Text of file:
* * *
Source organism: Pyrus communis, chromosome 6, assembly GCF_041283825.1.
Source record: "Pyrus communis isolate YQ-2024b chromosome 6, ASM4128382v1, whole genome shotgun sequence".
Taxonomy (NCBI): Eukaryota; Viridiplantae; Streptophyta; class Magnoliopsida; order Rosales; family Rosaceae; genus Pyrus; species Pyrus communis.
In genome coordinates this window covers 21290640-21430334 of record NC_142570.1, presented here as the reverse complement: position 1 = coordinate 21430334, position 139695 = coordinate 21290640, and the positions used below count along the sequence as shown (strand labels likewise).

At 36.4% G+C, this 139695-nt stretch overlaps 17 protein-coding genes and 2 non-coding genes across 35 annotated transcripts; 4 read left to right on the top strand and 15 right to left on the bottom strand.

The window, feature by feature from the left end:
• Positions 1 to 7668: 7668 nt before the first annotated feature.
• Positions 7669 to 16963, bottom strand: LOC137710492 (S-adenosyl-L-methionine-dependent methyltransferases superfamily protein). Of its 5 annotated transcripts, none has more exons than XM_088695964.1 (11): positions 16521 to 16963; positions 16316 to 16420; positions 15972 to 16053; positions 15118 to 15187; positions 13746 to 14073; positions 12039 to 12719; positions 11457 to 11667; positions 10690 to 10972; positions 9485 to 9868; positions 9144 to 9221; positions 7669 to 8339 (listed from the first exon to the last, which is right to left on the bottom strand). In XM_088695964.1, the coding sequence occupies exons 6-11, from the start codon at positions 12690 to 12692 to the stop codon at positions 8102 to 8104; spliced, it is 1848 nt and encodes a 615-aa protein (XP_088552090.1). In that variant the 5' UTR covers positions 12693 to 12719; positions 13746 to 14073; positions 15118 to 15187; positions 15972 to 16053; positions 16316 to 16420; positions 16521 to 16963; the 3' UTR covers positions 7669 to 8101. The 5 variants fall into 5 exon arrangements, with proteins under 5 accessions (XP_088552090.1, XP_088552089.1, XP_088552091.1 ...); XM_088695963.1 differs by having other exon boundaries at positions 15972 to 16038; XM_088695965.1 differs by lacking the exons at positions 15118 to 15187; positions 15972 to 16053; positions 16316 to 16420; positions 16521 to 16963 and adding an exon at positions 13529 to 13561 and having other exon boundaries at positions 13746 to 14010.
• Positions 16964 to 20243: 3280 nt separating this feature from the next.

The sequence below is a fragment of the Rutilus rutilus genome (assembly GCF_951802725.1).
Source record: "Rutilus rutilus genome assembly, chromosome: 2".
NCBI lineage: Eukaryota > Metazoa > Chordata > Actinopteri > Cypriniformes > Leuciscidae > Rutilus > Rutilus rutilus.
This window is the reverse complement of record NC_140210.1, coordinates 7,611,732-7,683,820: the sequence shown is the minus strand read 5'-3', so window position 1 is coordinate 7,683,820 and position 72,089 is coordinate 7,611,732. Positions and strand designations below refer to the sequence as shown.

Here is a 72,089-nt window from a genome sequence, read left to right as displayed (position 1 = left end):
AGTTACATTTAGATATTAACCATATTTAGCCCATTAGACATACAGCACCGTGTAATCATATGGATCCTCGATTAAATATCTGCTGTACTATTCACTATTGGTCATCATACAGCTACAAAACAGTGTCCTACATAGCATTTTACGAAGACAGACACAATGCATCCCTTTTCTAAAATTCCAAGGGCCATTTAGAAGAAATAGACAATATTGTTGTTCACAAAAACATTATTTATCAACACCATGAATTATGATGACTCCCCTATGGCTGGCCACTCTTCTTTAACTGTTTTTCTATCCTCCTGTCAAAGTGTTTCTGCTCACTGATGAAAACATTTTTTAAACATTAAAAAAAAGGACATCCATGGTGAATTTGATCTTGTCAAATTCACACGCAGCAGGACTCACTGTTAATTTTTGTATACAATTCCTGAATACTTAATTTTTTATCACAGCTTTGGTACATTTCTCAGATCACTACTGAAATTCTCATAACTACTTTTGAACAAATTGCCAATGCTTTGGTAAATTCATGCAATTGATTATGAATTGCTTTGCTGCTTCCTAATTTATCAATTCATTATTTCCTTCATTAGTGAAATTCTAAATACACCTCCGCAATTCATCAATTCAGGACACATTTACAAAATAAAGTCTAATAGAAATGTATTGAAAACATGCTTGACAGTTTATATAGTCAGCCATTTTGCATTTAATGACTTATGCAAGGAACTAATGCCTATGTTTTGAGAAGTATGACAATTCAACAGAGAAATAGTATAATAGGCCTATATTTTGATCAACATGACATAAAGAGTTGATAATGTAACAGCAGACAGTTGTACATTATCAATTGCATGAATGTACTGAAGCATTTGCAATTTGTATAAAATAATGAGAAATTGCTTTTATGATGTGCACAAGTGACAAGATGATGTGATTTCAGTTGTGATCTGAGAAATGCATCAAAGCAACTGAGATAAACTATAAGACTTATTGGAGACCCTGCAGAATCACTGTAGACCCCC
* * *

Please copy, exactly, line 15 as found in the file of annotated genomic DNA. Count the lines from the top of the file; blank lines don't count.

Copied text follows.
AGTTACATTTAGATATTAACCATATTTAGCCCATTAGACATACAGCACCGTGTAATCATATGGATCCTCGATTAAATATCTGCTGTACTATTCACTATTGGTCATCATACAGCTACAAAACAGTGTCCTACATAGCATTTTACGAAGACAGACACAATGCATCCCTTTTCTAAAATTCCAAGGGCCATTTAGAAGAAATAGACAATATTGTTGTTCACAAAAACATTATTTATCAACACCATGAATTATGATGACTCCCCTATGGCTGGCCACTCTTCTTTAACTGTTTTTCTATCCTCCTGTCAAAGTGTTTCTGCTCACTGATGAAAACATTTTTTAAACATTAAAAAAAAGGACATCCATGGTGAATTTGATCTTGTCAAATTCACACGCAGCAGGACTCACTGTTAATTTTTGTATACAATTCCTGAATACTTAATTTTTTATCACAGCTTTGGTACATTTCTCAGATCACTACTGAAATTCTCATAACTACTTTTGAACAAATTGCCAATGCTTTGGTAAATTCATGCAATTGATTATGAATTGCTTTGCTGCTTCCTAATTTATCAATTCATTATTTCCTTCATTAGTGAAATTCTAAATACACCTCCGCAATTCATCAATTCAGGACACATTTACAAAATAAAGTCTAATAGAAATGTATTGAAAACATGCTTGACAGTTTATATAGTCAGCCATTTTGCATTTAATGACTTATGCAAGGAACTAATGCCTATGTTTTGAGAAGTATGACAATTCAACAGAGAAATAGTATAATAGGCCTATATTTTGATCAACATGACATAAAGAGTTGATAATGTAACAGCAGACAGTTGTACATTATCAATTGCATGAATGTACTGAAGCATTTGCAATTTGTATAAAATAATGAGAAATTGCTTTTATGATGTGCACAAGTGACAAGATGATGTGATTTCAGTTGTGATCTGAGAAATGCATCAAAGCAACTGAGATAAACTATAAGACTTATTGGAGACCCTGCAGAATCACTGTAGACCCCC